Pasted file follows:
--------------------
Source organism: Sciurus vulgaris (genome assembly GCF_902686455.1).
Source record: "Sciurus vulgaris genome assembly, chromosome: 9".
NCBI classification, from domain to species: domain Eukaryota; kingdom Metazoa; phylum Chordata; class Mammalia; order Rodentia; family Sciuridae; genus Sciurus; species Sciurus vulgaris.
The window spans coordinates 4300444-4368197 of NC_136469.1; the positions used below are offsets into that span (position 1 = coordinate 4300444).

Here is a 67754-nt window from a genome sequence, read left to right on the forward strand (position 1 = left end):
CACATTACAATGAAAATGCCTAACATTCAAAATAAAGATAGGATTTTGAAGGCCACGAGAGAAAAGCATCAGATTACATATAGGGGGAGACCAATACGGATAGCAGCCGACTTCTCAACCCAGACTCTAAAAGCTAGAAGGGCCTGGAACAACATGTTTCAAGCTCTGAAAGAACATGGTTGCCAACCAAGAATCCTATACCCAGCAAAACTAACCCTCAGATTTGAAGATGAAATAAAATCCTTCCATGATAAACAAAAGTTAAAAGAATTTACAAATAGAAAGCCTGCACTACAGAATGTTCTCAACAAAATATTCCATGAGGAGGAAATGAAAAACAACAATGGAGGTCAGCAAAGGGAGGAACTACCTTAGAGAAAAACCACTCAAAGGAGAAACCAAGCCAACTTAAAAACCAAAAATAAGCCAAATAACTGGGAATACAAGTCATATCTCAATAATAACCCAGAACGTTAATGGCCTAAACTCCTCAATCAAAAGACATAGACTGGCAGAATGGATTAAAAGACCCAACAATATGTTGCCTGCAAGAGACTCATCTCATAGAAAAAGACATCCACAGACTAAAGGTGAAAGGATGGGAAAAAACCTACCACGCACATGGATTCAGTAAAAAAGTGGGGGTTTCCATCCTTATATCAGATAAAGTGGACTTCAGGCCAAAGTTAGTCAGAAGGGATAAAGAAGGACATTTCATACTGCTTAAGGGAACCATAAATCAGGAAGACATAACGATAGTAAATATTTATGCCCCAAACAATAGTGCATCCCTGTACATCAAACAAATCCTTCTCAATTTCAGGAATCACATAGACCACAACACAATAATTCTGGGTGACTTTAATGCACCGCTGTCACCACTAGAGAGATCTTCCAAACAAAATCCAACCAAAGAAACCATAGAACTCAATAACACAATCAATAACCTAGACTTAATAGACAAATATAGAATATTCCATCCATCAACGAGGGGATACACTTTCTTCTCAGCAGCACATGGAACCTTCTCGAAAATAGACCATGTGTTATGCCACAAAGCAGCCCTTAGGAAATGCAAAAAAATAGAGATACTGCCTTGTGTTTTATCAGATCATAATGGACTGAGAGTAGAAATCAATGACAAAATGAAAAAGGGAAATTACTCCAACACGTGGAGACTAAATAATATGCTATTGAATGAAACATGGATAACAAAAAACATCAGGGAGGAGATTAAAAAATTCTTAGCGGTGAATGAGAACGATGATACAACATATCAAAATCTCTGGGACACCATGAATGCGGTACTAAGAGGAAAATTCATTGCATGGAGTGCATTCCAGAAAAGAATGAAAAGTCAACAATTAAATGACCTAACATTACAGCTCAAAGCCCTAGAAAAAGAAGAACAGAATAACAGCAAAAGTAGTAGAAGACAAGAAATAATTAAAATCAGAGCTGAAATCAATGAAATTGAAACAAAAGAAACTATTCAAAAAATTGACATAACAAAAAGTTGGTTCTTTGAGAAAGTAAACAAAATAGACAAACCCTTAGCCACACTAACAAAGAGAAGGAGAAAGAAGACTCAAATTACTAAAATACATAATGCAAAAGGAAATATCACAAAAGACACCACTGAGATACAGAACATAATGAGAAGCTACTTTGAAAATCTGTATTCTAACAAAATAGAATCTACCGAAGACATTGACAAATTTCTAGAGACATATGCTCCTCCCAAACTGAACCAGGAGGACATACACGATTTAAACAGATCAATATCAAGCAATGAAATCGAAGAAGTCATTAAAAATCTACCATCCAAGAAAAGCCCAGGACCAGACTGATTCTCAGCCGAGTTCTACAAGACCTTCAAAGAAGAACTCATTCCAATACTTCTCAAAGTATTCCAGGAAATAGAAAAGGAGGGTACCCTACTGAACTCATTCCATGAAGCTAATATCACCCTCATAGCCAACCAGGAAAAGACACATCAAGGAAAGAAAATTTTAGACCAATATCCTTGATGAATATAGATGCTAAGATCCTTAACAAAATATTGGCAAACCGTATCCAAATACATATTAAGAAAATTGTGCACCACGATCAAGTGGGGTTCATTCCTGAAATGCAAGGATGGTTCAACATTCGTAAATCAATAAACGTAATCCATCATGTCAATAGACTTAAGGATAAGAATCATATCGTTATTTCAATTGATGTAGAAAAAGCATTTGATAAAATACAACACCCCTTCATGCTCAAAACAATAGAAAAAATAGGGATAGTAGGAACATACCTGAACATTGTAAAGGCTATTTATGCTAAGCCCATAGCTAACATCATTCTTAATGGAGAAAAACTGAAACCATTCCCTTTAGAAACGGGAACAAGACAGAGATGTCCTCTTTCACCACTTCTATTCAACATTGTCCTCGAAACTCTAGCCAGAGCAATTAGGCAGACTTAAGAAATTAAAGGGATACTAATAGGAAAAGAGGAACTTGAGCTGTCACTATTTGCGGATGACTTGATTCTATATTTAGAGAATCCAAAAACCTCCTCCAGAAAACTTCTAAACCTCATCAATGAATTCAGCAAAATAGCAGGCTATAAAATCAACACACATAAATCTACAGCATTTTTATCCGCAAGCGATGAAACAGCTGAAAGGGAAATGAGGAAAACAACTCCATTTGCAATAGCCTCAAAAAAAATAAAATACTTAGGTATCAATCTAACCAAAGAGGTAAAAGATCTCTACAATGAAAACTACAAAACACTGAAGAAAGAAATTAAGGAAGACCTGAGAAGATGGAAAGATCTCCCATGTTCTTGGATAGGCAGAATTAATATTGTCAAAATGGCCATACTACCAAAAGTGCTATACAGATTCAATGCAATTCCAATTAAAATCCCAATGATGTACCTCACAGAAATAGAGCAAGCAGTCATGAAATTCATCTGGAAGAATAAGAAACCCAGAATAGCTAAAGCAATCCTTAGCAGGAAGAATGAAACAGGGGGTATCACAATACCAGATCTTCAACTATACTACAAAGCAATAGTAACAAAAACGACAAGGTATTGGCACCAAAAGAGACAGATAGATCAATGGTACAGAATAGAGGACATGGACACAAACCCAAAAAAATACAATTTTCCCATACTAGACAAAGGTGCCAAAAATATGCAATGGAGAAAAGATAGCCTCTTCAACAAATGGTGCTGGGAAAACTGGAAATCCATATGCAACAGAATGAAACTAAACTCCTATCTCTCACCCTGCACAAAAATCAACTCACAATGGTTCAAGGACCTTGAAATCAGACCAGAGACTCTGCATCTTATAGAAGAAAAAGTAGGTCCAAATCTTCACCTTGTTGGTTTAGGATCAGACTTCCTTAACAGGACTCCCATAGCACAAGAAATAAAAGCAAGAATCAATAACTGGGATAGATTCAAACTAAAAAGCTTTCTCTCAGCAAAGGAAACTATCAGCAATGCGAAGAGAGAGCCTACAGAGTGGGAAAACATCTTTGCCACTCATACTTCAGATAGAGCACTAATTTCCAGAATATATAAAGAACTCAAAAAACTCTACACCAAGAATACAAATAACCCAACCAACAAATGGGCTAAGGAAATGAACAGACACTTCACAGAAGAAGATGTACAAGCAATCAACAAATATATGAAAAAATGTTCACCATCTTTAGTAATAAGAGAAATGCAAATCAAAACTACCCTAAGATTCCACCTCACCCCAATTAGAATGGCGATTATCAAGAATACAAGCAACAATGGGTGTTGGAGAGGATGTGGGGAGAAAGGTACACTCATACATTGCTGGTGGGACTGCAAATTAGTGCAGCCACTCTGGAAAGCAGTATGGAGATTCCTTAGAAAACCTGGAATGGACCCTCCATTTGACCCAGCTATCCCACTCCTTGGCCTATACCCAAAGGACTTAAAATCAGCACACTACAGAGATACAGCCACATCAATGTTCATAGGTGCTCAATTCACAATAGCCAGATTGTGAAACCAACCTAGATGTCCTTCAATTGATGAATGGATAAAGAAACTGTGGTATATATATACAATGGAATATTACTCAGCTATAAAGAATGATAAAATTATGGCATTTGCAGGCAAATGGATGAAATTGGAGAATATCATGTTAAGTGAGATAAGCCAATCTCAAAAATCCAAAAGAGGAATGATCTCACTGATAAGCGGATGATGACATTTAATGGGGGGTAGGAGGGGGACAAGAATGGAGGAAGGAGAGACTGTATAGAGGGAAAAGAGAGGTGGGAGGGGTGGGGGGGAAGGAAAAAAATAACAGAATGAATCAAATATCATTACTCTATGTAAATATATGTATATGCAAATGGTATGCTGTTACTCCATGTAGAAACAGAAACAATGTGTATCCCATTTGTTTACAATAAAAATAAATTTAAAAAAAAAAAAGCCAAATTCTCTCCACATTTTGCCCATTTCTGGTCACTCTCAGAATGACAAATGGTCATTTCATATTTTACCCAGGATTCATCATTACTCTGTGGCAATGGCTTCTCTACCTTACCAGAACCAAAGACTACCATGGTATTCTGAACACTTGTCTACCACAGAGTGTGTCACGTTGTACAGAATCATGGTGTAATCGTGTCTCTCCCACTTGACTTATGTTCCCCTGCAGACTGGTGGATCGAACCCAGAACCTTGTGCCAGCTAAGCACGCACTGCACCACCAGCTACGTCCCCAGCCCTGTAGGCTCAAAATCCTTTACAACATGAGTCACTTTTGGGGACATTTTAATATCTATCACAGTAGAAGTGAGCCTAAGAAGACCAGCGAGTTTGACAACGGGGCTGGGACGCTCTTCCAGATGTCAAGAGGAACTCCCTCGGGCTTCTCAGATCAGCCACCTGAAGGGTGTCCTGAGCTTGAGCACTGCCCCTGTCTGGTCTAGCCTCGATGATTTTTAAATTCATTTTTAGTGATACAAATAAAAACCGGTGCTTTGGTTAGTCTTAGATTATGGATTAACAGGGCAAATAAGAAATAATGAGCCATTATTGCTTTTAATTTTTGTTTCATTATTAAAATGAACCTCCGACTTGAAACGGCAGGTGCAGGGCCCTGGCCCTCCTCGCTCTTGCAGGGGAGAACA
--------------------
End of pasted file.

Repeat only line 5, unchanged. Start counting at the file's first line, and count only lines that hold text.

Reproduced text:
Here is a 67754-nt window from a genome sequence, read left to right on the forward strand (position 1 = left end):